perspective: folk

. October 23, 2012.
joepugbackporch10

Recently Joe Pug was going through a lyrical dry-spell. For the better part of a year, since around the time he finished his latest album, The Great Despiser, he couldn’t write a song without scrapping it. But the 20-something folkie armed with blue-collar sensibilities and a poetic articulateness wasn’t really worried about it; he would just have to be prepared when the creative flood gates once again lifted. And a couple of weeks ago they did.

“You can’t make it do it, you can’t force it to do it, it just comes when it comes and hopefully you’re ready,” says Pug. “And hopefully you’ve spent time sharpening your abilities and your craft, so when it comes you can put it on paper as quickly and as clearly as possible.”

Really everything in his short and successful career — from recording his first, highly-praised EP of scrappy solo work, 2008’s The Nation of Heat, to opening for the late, masterful drummer of The Band and dynamic Americana musician, Levon Helm — has been a juxtaposition to this clear-eyed perspective. And living by that work-in-the-moment, don’t-fret about-the-future paradigm has been treating him pretty damn well.

Call it what you will

College wasn’t for him. He left before his senior year, moving from North Carolina to Chicago. (“I didn’t know it was the right move; I just knew the wrong move was staying where I was.”) He picked up a construction job and started plucking around on a guitar he hadn’t picked up for years. Before long he was playing open mics. Then there was a stroke of luck: he befriended a studio engineer that liked his sound and allowed him to use recording slots when other musicians cancelled at the last minute. These accidently became the Nation of Heat Sessions.

“We didn’t even know we were making an album at the time; we just had nothing better to do,” say Pug. “I had some songs and he had some studio time,” says Pug. “At a point I realized I liked more songs than I didn’t like. That was the tipping point”

Obviously, just like almost any celebrated underground album, it took a while to take off. He gave it away for a long time, but he did it a little bit differently: He mailed it, paying for the postage, to anyone who was interested — even sending multiple copies for friends.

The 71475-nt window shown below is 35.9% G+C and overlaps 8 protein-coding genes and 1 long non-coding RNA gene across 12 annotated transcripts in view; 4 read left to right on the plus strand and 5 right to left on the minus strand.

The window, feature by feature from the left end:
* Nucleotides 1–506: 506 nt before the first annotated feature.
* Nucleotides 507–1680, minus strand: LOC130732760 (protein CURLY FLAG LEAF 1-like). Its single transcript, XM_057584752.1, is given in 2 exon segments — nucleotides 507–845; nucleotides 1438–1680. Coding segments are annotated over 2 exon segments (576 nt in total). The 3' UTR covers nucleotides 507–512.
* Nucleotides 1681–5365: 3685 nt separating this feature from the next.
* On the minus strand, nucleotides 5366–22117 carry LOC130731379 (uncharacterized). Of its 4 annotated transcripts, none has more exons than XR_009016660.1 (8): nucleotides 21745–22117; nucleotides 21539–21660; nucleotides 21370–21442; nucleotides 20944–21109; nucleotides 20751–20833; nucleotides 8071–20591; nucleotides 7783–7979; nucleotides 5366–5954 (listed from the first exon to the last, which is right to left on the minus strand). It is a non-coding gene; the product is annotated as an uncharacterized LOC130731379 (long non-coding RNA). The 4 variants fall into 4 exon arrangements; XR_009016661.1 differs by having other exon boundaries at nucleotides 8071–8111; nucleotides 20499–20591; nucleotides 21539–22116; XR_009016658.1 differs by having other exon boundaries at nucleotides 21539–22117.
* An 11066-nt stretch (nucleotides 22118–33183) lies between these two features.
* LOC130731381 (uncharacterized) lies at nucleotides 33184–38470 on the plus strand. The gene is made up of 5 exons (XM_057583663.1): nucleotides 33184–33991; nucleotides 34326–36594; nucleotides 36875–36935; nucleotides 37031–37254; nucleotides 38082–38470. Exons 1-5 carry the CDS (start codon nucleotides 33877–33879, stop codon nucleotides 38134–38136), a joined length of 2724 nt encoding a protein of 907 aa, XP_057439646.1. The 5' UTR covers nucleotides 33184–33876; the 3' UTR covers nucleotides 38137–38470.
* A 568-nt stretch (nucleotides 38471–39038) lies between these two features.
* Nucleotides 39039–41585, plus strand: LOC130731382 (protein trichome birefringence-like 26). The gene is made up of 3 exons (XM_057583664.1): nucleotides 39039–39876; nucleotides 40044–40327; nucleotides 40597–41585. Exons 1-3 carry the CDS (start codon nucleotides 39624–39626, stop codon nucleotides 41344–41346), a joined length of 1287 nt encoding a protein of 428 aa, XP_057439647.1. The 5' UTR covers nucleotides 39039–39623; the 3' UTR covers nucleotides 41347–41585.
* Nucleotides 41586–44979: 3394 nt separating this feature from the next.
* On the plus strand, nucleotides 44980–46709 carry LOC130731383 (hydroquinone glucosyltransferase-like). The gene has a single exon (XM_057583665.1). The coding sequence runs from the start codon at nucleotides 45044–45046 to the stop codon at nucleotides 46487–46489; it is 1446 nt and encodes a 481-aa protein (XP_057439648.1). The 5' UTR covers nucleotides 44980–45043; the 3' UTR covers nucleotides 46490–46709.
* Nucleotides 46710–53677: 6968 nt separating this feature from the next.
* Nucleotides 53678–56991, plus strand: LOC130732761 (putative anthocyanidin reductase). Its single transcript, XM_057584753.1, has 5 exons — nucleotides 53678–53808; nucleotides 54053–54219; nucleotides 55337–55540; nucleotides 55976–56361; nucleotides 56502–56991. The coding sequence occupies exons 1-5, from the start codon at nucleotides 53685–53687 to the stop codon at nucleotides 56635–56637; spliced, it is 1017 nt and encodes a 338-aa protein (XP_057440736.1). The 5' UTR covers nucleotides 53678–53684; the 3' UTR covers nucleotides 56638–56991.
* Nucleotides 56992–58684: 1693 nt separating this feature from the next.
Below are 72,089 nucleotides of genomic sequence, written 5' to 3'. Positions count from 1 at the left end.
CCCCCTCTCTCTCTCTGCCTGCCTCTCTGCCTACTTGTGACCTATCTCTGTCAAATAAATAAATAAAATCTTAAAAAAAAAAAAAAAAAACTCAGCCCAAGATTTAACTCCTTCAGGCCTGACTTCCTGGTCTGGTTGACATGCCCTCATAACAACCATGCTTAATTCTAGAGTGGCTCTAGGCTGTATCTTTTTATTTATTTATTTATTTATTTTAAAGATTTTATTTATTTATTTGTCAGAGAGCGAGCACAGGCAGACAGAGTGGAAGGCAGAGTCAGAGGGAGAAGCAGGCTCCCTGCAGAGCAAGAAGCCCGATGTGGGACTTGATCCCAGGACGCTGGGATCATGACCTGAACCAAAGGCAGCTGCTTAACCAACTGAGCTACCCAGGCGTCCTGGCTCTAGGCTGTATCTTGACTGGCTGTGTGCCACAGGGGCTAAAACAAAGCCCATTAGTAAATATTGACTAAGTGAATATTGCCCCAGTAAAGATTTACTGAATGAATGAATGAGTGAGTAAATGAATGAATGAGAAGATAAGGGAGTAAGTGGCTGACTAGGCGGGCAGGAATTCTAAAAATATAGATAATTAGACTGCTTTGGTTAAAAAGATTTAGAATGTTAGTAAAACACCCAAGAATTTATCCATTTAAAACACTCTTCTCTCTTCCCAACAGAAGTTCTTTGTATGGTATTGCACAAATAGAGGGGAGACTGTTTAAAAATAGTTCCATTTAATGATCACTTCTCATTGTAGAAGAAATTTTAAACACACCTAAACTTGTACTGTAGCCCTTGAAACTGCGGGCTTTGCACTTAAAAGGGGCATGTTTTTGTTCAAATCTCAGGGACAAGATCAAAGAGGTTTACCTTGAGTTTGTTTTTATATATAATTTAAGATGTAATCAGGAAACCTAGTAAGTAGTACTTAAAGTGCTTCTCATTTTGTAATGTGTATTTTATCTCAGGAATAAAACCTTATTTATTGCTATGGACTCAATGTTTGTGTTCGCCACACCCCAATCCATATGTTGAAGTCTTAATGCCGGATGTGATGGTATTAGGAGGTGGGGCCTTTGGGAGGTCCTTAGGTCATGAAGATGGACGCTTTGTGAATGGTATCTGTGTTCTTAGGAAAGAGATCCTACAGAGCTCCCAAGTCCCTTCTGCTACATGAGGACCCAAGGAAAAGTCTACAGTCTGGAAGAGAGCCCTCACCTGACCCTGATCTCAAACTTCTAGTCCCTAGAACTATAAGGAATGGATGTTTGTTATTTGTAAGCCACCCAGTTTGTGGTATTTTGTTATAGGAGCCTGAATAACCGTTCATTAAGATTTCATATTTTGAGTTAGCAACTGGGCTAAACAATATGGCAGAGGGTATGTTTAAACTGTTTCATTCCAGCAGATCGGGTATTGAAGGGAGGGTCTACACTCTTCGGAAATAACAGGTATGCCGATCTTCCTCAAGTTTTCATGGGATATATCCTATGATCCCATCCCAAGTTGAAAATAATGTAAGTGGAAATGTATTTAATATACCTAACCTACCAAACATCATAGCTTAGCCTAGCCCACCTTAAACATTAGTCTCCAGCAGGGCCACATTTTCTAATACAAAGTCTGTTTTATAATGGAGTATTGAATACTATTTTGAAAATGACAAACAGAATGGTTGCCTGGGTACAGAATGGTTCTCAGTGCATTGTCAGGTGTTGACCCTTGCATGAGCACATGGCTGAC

“Now it’s absolutely standard that if you’re an independent band, trying to break in, you have to give your music away — that’s just sort of the deal,” he says. “But, five years ago, it wasn’t exactly reinventing the wheel or anything, but it was at the start of that curve and I feel like we caught it at the right time.”

Don’t look back

Ever since then its been rapid-fire releases and non-stop touring. There was another solo EP, In The Meantime, then he made the edgy, now-almost-expected move in the acoustic-roots world: He formed a band and went electric.

“It’s a different world,” he says. “There was a time a couple years ago when I went through some pretty difficult  growing pains getting used to it, but I’m playing with this small group right now and when we go on the road, we’re really tuned in.”

2010’s Messenger showed glimpses of it, but it wasn’t until Great Despiser that the full band was truly let loose. And while the Nation of Heat seemed to be about a country — and its values — circulating back to the same old destructive ideas, Despiser appeared to follow a redemptive journey of how a good heart can specialize in bad decisions. But Pug claims no body of his work is conceptual.

“I wish I could give myself the credit of some master plan or a premeditated direction, but my plan is just to sit down and write the best songs that I can,” he says. “But I feel that if you’re pretty in touch with yourself and your writing, if you have a natural process of getting things out from deep within, they are sort of naturally going to be about the same themes. It’s a part of the story — your own narrative — that you’re living at that point of your life.”

Joe Pug plays the Blind Pig, 208 N. First St., with Amy Cook on Thursday, November 8 at 8pm. Tickets are $12 in advance, $14 day of. For more info, visit www.blindpigmusic.com.

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